Computer Science

iTunes Meets Wikipedia

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Science  11 Aug 2006:
Vol. 313, Issue 5788, pp. 737
DOI: 10.1126/science.313.5788.737c

The organizing efficiency offered by searchable electronic databases has long been among the most useful features of modern computers. Compared with organizing text files, however, assembling a searchable multimedia database of recorded music is a daunting task. A musicologist would like to be able to type in “Mozart” and “piano sonata” and get as output a list of recordings sorted by performing artist and a selection of stored musical scores. The researcher might then like to synchronize each recording with the score so that when replayed, the recording would follow the score precisely as shown on the screen. Ideally, playing a few notes on an interfaced musical keyboard would cause the system to zero in on a particular passage.

Dunn et al. explain that such a fully functional system may be a decade away from realization. Nonetheless, their work on a system called Variations2 is gradually leading to more powerful music storage and retrieval environments, in which nontextual objects such as sound recordings are linked with graphical objects such as musical scores (which may exist in numerous editions) and the underlying sequences of musical notes. The researchers say that the next version, Variations3, will improve content-based searching of musical works and add better support for non-Western music. Such research could also provide valuable general strategies for navigating a wide range of nontextual data. — DV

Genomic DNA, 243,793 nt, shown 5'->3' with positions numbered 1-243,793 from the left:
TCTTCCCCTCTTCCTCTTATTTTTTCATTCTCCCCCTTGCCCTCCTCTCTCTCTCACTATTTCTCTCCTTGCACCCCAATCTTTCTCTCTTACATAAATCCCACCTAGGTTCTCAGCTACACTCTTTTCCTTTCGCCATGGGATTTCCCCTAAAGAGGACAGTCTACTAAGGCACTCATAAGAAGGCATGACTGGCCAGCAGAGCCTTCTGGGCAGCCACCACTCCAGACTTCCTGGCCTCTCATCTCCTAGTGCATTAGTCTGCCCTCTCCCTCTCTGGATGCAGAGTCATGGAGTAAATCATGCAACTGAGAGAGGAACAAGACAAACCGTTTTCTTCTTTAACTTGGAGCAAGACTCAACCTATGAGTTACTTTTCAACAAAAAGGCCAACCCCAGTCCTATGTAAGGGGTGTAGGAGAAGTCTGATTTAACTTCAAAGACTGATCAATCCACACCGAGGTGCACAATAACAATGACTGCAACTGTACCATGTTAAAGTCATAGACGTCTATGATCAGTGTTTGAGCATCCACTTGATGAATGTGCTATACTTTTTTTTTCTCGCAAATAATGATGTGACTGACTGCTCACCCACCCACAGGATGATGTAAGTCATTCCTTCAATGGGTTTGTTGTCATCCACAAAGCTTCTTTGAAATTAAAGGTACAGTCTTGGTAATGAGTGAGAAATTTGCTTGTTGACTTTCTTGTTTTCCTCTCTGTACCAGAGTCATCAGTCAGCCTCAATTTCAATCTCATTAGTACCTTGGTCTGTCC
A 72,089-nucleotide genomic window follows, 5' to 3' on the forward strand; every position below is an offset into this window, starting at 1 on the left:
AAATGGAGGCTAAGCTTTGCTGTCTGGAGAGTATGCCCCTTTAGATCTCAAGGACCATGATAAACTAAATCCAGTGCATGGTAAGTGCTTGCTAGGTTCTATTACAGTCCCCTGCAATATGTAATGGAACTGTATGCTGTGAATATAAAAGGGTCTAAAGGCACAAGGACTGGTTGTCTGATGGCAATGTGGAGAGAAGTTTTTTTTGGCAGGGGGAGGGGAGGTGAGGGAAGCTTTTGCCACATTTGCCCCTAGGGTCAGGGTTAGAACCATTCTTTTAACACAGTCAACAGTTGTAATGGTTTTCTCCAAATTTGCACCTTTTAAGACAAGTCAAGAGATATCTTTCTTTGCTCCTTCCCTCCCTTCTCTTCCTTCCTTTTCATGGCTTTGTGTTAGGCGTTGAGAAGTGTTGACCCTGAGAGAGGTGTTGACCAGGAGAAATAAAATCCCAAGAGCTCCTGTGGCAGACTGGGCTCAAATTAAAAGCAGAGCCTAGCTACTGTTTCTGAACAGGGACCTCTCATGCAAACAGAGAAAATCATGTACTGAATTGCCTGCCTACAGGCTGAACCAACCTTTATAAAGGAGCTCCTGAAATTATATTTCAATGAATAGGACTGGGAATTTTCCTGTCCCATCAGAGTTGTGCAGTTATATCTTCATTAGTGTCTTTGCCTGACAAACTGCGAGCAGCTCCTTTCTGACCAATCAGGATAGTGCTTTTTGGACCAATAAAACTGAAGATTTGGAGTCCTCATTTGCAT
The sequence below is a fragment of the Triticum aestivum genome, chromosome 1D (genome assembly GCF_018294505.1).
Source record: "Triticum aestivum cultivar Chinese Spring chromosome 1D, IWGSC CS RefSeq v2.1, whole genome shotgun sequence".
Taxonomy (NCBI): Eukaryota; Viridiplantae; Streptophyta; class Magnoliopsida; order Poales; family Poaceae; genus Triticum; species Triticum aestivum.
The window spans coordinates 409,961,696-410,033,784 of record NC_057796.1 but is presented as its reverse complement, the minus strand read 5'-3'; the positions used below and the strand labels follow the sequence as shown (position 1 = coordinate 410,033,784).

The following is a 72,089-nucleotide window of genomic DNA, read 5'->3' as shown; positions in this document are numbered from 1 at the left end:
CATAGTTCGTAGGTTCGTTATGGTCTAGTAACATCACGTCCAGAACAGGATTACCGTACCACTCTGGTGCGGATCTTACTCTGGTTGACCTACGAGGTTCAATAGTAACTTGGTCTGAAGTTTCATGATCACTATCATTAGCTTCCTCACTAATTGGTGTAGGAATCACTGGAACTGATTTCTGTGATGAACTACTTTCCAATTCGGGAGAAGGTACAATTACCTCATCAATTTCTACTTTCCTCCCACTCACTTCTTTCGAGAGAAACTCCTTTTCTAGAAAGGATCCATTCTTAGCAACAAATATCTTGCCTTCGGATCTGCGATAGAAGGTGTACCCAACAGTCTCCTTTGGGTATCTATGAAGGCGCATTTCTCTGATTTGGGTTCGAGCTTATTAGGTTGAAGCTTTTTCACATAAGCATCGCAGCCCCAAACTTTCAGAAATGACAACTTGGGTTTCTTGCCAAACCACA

Commun. ACM 49, 53 (2006).


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